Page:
By Will Ross
BBC News, Abuja
Wole Soyinka says critical issues have ground to a halt
After weeks of rumours and reports that Nigerian President Umaru Yar'Adua had died or was brain damaged, a BBC interview with the ailing leader broadcast on Tuesday will come as a relief to many.
But the perception that the political crisis is not over is widespread.
And the interview did not stop several hundred people from gathering for a march organised by a recently formed organisation known as Save Nigeria Group.
"Arise Nigeria. It is time to take charge of our destiny," one protester shouted on the wide, clean streets of the capital Abuja.
Placards read "Umaru Where Are You?" and "Enough Is Enough" - a reference to the prolonged absence of Mr Yar'Adua.
Diet of rumour
Accompanied by a brass band but still in need of an inspirational singer from the Fela Ransome Kuti mould, the marchers headed to the National Assembly.
For them, the unease created by the president's absence was not altered by his interview on the BBC.
"I heard the president this morning. But that is not what we are looking for. We want to see the president on a live telecast on the sickbed," said one protester.
"We are not thinking of the voice - the voice is deception."
There are many Nigerians who, having been fed a diet of rumour for several weeks, doubt the authenticity of the interview.
Leading the marchers was the Nobel prize winner Wole Soyinka - his shock of white hair clearly visible in the crowd.
He says the issue is not just about whether the president is present or not but whether the government is working well.
"Serious critical issues, like electoral reforms, for instance, constitutional reform etc. These have ground to a halt," he said.
"And this has been kept deliberately so because there is a small cabal which profits by the hiatus in control, in government, in supervision."
He suggested corruption was booming and worried that efforts to pacify the oil rich Niger Delta were being threatened by the president's absence.
"It doesn't matter if President Yar'Adua walks here on his two legs today. We will cheer him as a fellow human being who has recovered from a very trying illness. But at the same time we'll challenge him," he said.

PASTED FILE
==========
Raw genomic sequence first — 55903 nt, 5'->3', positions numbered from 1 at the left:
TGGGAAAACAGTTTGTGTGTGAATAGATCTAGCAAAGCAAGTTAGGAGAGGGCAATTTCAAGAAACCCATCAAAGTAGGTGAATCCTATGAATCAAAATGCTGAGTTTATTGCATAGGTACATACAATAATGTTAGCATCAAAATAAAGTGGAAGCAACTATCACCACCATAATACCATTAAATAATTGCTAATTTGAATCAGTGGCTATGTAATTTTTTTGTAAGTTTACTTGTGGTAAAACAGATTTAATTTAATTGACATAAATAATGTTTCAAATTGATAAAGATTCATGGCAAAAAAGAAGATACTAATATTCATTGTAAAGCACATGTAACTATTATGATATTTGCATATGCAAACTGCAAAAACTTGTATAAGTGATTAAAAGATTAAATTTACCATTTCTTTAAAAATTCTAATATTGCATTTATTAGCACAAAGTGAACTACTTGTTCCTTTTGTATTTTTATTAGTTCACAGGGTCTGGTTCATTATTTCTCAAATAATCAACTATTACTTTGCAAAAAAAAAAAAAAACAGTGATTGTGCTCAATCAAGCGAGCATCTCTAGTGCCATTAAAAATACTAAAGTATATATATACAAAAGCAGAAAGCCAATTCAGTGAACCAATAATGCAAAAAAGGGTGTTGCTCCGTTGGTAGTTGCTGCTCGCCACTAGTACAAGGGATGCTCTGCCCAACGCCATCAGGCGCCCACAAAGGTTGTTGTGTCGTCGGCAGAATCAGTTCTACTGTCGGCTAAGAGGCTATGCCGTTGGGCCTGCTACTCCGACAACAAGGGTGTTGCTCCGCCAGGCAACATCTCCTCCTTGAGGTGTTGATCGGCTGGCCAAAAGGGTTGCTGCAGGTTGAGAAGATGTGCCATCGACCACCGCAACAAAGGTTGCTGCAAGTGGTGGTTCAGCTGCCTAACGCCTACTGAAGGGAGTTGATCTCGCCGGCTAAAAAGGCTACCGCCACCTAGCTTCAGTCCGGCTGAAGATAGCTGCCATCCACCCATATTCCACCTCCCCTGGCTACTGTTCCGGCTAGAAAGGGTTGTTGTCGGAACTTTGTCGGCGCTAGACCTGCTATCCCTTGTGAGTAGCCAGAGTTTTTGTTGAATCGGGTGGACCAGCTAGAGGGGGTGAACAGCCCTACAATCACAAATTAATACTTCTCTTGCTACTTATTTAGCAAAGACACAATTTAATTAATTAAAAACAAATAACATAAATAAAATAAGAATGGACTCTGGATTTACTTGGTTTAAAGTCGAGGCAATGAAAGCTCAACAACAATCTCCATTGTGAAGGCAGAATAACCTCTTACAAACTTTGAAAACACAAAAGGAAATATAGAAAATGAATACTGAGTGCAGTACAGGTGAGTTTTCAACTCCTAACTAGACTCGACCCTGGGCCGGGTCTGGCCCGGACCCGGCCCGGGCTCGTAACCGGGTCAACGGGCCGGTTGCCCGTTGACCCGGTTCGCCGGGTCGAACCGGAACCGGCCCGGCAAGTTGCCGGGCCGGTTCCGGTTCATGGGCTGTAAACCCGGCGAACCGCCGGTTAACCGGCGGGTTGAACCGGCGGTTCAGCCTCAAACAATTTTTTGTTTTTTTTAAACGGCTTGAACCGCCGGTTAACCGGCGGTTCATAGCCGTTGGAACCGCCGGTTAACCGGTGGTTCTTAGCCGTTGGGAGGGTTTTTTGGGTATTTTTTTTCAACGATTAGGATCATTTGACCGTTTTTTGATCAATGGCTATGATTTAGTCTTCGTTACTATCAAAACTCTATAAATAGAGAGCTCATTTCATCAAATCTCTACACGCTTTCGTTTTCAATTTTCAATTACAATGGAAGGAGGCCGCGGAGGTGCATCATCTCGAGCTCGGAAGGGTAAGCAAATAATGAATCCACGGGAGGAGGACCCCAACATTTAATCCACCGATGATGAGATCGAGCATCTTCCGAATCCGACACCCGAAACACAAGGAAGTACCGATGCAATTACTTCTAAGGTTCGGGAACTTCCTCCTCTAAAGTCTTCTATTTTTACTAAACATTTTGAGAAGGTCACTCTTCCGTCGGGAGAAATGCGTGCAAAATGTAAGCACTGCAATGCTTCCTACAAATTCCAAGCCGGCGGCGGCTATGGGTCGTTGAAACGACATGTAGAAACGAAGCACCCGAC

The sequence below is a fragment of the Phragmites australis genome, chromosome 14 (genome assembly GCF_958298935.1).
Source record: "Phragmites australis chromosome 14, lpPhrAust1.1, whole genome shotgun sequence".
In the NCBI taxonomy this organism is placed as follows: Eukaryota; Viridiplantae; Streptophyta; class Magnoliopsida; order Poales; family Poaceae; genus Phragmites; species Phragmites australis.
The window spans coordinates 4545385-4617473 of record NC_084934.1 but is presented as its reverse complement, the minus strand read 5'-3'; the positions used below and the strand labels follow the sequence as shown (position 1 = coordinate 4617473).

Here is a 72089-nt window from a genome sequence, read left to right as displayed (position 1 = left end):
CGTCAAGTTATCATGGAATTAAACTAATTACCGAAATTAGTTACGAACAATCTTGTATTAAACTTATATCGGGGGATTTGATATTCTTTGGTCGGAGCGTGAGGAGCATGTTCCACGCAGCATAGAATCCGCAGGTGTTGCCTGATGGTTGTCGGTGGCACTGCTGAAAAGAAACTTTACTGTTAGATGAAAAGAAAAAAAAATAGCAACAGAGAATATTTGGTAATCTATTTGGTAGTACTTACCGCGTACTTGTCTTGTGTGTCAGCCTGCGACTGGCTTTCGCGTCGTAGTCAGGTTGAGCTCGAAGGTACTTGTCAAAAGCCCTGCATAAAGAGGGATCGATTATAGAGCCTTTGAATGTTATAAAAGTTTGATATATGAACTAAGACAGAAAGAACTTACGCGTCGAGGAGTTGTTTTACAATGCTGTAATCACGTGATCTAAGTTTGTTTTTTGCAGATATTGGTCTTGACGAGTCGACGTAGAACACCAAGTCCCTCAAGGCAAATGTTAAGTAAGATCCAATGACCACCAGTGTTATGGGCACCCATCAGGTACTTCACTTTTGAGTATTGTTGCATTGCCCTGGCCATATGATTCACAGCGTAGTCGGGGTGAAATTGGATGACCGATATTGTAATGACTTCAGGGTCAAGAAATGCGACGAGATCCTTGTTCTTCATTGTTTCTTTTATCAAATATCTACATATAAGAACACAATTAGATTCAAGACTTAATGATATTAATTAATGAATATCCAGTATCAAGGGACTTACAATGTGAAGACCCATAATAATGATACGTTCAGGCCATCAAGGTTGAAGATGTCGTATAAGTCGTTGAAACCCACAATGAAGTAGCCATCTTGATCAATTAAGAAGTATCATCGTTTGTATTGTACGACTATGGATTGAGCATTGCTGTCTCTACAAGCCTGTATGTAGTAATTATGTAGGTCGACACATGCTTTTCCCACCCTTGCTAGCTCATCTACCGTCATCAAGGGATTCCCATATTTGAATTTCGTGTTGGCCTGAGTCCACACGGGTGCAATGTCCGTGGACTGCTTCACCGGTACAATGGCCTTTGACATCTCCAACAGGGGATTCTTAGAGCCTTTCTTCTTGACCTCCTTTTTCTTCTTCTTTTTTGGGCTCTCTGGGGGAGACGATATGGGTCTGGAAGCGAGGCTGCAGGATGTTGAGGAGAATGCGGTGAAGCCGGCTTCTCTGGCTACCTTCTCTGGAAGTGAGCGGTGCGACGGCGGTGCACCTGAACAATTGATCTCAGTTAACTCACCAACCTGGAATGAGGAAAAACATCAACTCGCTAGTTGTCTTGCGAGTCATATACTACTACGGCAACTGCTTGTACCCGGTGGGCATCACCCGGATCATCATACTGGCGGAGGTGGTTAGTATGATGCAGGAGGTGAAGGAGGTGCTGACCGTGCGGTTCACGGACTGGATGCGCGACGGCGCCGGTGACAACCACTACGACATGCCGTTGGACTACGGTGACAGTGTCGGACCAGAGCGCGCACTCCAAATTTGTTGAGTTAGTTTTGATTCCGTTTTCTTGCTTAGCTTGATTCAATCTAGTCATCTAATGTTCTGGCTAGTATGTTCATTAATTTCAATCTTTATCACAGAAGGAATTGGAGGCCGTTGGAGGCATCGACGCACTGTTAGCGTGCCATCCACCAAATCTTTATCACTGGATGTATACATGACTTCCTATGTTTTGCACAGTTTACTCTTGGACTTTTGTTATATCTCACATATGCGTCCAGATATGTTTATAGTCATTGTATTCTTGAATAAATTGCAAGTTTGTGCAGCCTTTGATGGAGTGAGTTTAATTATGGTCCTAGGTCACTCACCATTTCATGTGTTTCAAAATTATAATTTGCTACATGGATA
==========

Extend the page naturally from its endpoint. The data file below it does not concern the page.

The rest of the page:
For the past 50 days the government has remained tight lipped on the president's health. The official line has been that he is getting better but no details or proof were ever given.
Analysts suggest the information vacuum is being prolonged on purpose - whilst a small elite makes plans ahead of next year's elections.
Many Nigerians doubt the authenticity of the president's radio interview
The question now is whether there will be a snowball effect and the calls for the president to step down will grow.
Tuesday's march was peaceful and relatively small.
The fact that the police allowed the demonstration to go ahead - not a given in so many countries in Africa - may inspire more people to join in the other marches which will inevitably follow.
There is also pressure from the courts. On Thursday several cases are due to continue.
The Nigeria Bar Association maintains that according to article 145 of the constitution, the president was compelled to hand over power when he was taken ill and left the country.
However, the president's allies say this section of the law does not compel him to hand over but lays out what he needs to do if he chooses to hand over.
The National Assembly has now voted to send a delegation to Saudi Arabia to meet President Yar'Adua and his health is due to be discussed.
However, Nigerians maintain they have not always been told the truth about the president's health.
So there are plenty of Nigerians who would be more than willing to lend the senators a video camera to get a real picture of how their president is doing.